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Register rentals to tourists from now on, otherwise a fine of 2,500 euros

Since the beginning of this year, anyone wishing to rent out their property to tourists must have a registration number to do so, and also report every rental. Those who fail to do so risk a fine. Since the beginning of this year, 88 registration numbers have been applied for, the municipality informs.

From 1 January, it is compulsory for all landlords of (part of) their own properties to tourists to have a registration number and to mention it in the advertisement. The obligation to state a registration number is laid down in the Housing Bye-Laws of the Municipality of Katwijk, which were adopted in May last year. It also states that renting out one's own home will be reduced to a maximum of 63 days per year. This is to ensure that homes are not bought up for rental and there is more supply for house seekers.


But not all rentals to tourists have to be reported through this new system. The registration and notification requirement does not apply to tourist rentals from a building that is not a home, such as a hotel, guest house or holiday home at a holiday park. 

Anyone who purchases a property and wants to rent it out permanently must apply for an environmental permit. This also applies to residents who run a Bed &Breakfast. This violates the environment plan and requires an environmental permit. 

Registration number

The application for a registration number goes through a national registration system, www.toeristischeverhuur.nl. That number must then be mentioned in every advertisement, on all platforms such as Booking or AirBnB. Landlords must then notify every new tenant through the Tourist Rental Registration System. This can be done up to a year in advance up to and including the day of guests' arrival. Cancelling or changing a notification can be done up to one day prior to the rental.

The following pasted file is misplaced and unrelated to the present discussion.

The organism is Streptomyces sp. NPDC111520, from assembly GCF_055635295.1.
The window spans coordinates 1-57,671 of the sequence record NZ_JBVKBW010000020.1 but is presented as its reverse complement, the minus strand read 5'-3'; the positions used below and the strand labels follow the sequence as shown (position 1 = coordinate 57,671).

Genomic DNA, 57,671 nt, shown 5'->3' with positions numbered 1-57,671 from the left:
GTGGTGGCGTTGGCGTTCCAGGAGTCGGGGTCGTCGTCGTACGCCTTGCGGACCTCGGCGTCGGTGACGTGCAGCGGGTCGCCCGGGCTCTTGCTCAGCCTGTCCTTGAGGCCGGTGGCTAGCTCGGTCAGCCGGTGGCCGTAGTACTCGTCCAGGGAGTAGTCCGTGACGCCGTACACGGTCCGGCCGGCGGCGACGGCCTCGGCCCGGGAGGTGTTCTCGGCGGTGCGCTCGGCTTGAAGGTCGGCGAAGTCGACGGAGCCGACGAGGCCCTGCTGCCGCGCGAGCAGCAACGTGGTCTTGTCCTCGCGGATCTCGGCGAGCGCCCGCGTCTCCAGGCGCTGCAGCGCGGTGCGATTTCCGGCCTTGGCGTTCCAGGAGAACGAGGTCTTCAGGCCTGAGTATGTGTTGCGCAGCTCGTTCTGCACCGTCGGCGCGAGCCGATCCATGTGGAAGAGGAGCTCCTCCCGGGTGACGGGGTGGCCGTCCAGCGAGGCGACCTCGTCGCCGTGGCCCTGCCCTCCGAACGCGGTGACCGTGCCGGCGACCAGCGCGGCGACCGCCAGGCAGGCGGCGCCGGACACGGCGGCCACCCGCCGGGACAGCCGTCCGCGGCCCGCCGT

The municipality must start enforcing the new rules. 'We do this through administrative and physical supervision,' a spokesperson informs. For instance, officials will check online ads, review a list of vacant properties and get information from the Chamber of Commerce and the Land Registry, among others. Officials will also check the address of a property offered online, and visit properties to see if tourists are present in violation of the rules. 


And residents who try to circumvent the rules must also pull out the purse strings. The fine for offering accommodation for tourist rental without a registration number is 2,500 euros. If the same offence is found a second time, the fine is 7,500 euros. Those caught for the third time will pay 9,000 euros.

A landlord who fails to report the rental through the tourism platform and is discovered will face the same fines. Anyone who will rent out a residential property to tourists for more than 63 days will be fined 7,500 euros for the first offence, rising to 22,500 euros. 

Summer cottages tolerated

Renting out summer cottages turns out to be another story. The annexes are not covered by the housing regulation, so no registration number needs to be applied for. They do fall under the environmental permit. Alderman Mostert said last spring in the discussion on the new housing regulation that the municipality is not going to do anything about renting out annexes, such as summer cottages. 'Those are not legally dwellings,' Mostert said. He then advised the council not to develop a policy on outbuildings. 'Because then this hall is really much too small.' 

When asked, the municipality said in a response to questions about the current policy from 1 January that 'at present, the rental of existing summer cottages is tolerated.'

 By Marieke Kamer-Voorn